On our first ride up, a leather-skinned, gravelly-voiced mountain guide named François jammed the toe of his ski boot between the clamshell doors to prevent them from locking. After the rumble of the lift tower wheels had quieted and we began our ascent, both doors were casually slid wide open for a humbling (some might say fearsome) view of numerous massive hanging glaciers and north-facing colouirs off La Meije’s nearly 4,000m peak.
“It’s okay?” François asks my slack-jawed companions Holly and Trevor, and me. Given our destination, it’s assumed none of us has a problem with heights. To complete the scene, François added the aroma of his never-extinguished hand-rolled cigarette. We’re in France, after all.
We were reassured somewhat that the last death by avalanche was “at least a dozen years ago, maybe 15” and that “you’re much more likely to slide off a cliff.” The most famous exit (to North Americans anyway) being extreme skier Doug Coombs, who died in 2006 after trying to rescue one of his steeps clinics’ charges who’d slid over moments earlier.
Avalanche gear remains an obvious necessity, as does a climbing harness and of course a mountain guide if you want to stray in any direction beyond the simplest way down. Straying from normal mountain guide lexicon, François actually offered us a compliment later in the day after we gingerly picked our way down steeper and steeper couloirs. “You are good skiers. I don’t normally take skiers down here.” But as Holly pointed out, “That’s just because I ended up wallowing in alders and holing my skis over rocks.”
Despite the lack of new snow, our two bluebird days in La Grave offered appropriately jolting and unparalleled massive alpine views that outmatched the severity of the skiing. La Grave remains a destination that all serious skiers must make at some point in their lives. And it’s good to know that if they’re accompanied by less sporty friends and family, the neighbourhood has weeks’ worth of more traditional skiing like Serre Chevalier, Les Deux Alpes and Alpe d’Huez, each about a half-hour’s drive; the massive Milky Way domain, centred about Sestriere, Italy, is about 45 minutes.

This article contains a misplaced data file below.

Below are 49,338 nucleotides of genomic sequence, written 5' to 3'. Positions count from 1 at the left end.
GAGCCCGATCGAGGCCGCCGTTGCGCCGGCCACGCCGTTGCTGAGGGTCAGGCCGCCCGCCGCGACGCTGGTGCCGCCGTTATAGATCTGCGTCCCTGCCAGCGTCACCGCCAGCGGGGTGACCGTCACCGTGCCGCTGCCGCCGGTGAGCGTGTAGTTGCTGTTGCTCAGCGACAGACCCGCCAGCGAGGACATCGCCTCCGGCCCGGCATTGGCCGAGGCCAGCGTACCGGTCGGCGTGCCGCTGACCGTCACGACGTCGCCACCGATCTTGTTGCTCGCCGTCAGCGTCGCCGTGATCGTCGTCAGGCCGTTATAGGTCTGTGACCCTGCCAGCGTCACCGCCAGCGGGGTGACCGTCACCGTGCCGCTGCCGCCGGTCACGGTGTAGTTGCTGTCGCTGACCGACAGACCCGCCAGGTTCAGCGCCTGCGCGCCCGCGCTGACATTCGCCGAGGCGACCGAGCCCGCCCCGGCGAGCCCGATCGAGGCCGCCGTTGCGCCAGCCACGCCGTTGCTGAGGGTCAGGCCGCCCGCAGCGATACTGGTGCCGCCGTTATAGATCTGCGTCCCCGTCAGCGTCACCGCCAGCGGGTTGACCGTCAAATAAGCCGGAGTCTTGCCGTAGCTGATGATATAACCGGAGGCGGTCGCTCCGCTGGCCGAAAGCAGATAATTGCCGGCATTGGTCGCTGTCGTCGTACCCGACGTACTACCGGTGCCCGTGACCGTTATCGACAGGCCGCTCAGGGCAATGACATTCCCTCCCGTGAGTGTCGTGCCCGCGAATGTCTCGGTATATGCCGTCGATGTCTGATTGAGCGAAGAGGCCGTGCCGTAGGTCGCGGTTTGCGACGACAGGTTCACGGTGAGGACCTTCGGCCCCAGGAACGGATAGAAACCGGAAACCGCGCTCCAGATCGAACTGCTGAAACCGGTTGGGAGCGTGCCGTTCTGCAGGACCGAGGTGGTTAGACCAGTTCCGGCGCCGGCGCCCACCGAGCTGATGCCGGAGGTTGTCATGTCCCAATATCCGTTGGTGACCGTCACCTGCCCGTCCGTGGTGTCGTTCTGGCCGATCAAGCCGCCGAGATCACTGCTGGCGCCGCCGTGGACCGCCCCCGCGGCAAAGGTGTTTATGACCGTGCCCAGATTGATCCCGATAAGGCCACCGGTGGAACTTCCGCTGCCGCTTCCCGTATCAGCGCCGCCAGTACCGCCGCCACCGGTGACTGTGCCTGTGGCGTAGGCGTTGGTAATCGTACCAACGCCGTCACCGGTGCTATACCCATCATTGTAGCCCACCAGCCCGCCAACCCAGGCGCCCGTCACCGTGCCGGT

Our adventure had begun about three hours from the Geneva airport after dropping off friends and family and extending our stay. The final push in the rental car involved negotiating a moving emergency road that matched some of the skiing at La Meije, which was necessary all last winter after a major tunnel collapse shut down direct access to the valley in 2015. With the tunnel temporarily open just in time for this season, attention on the town has returned to politics and the future of La Grave in general with the lift company’s lease coming due in June. Rightfully fearing the obvious, that the top bidder for the lease will be the Vail Resorts-style Compaigne des Alpes, which owns the neighbours already mentioned plus many more in France (Tignes, Val d’Isère, Méribel, La Plagne…) and even more in a dozen other countries. It would irrevocably change life in La Grave.
Those who believe in the independence of the community, and its status as an outdoor gem in the rough worth preserving, formed the crowd-funding campaign Signal de la Grave to raise money and awareness. Its initial financial goal was exceeded quickly in the fall, but the fight to convince La Grave’s town mayor that there’s an alternative to selling out has barely begun. A decision is expected in February. A personal visit to make your donation to fight it may be necessary.
by Iain MacMillan, Editor, in the Winter 2017 issue